The Roman Empire Historia

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Milvian Bridge


Marcus Tullius Cicero orator and statesman (106-43 BC)
(Image courtesy of VRoma)

The Milvian Bridge (Ponte Milvio in Italian) had been first built over the Tiber River by Censor M. Aemilius Sacurus in 109 BC. This was the site where Cicero captured the emissaries of the Allobroges (a tribe in Gaul) in 63 BC - He refers to these people in one of his speeches against Cataline. He demonstrates in the speech that Cataline indeed was conspiring with foreign nationals to overthrow the Republic and thus must be found guilty of treason.

A more famous story is that of Constantine and Maxentius. The two claimed to be emperor. Constantine held control in the East and Maxentius in Rome and the West. Both were eager to rule alone and war ensued. In 312 AD, on the eve of the battle at the Milvian Bridge, legend tells that Constantine had a vision in which he saw a cross and the words "In Hoc Signo Vinces." He did indeed defeat the Emperor Maxentius who was thrown from this very bridge into the Tiber and drowned. The following year, the Edict of Milan was signed granting freedom of worship and giving official recognition to Christianity.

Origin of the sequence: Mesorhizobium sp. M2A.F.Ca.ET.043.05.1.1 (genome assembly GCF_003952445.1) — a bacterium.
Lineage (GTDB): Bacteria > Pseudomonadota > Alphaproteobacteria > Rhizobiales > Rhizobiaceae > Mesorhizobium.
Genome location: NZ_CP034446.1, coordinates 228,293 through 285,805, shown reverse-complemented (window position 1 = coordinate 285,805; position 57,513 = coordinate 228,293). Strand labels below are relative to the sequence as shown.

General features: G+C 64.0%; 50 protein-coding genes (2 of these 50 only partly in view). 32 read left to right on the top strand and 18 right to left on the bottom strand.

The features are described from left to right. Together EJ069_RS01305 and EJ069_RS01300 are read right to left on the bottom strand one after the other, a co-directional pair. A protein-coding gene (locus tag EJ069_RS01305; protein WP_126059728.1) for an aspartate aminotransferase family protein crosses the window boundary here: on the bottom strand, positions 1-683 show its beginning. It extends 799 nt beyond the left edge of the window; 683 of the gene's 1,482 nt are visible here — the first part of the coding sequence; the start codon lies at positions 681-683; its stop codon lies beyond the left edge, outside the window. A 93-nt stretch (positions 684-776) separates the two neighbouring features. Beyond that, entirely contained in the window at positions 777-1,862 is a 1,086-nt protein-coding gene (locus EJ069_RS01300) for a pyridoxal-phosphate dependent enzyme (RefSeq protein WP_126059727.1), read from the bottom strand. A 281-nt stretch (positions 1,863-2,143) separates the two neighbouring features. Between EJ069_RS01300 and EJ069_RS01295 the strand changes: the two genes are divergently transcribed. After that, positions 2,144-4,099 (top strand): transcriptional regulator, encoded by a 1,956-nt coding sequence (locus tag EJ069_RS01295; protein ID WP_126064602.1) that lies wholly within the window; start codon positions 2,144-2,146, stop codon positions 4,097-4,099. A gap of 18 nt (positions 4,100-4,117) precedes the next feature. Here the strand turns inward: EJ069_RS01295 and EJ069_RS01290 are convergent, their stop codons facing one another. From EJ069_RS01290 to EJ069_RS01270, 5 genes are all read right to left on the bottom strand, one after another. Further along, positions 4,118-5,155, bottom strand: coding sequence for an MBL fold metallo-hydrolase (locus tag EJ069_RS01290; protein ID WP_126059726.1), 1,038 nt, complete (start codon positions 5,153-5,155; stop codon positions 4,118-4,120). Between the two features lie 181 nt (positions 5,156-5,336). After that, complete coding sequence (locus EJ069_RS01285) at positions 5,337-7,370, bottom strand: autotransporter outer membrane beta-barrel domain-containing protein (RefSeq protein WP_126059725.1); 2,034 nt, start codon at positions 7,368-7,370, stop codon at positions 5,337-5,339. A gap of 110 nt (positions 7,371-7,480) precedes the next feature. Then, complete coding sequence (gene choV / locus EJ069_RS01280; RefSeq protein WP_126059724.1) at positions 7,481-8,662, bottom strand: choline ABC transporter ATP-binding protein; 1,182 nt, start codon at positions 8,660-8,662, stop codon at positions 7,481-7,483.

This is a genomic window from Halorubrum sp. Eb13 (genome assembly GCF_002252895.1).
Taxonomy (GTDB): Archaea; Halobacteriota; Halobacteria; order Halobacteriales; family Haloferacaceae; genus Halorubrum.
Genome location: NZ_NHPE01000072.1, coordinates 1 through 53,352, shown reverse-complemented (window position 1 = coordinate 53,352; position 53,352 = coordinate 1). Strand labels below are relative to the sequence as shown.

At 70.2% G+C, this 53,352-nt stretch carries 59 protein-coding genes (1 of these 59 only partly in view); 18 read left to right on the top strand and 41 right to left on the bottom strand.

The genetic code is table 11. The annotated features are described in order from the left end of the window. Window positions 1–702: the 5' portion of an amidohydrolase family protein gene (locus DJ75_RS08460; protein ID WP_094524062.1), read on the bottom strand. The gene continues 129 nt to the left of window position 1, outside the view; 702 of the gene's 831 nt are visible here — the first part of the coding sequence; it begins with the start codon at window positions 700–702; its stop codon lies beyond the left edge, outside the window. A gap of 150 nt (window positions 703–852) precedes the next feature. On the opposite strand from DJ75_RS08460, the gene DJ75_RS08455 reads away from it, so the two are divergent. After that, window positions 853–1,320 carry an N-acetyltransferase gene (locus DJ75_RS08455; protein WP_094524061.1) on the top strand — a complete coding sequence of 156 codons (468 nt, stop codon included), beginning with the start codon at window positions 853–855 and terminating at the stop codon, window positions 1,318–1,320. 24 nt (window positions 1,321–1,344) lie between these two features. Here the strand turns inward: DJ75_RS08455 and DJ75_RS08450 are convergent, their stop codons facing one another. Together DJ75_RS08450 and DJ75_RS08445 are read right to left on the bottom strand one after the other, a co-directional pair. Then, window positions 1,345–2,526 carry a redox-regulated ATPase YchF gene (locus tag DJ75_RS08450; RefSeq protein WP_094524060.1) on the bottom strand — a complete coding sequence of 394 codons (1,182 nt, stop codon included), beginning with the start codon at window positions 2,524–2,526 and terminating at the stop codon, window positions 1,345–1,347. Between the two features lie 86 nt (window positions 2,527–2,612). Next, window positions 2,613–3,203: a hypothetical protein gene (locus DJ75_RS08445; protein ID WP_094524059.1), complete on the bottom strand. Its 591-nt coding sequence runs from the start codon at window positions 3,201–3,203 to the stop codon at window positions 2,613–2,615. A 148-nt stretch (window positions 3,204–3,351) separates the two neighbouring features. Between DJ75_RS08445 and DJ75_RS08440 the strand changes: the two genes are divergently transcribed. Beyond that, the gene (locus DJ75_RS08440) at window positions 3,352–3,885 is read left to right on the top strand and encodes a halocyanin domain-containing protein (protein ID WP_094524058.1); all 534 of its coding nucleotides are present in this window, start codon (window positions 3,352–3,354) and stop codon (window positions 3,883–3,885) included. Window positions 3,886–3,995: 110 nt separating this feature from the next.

Constantine I (ca. 273-337 AD; Emperor 307-337 AD).
(Image courtesy of VRoma)

Joan Jahnige, June 1999 (revised 2006)

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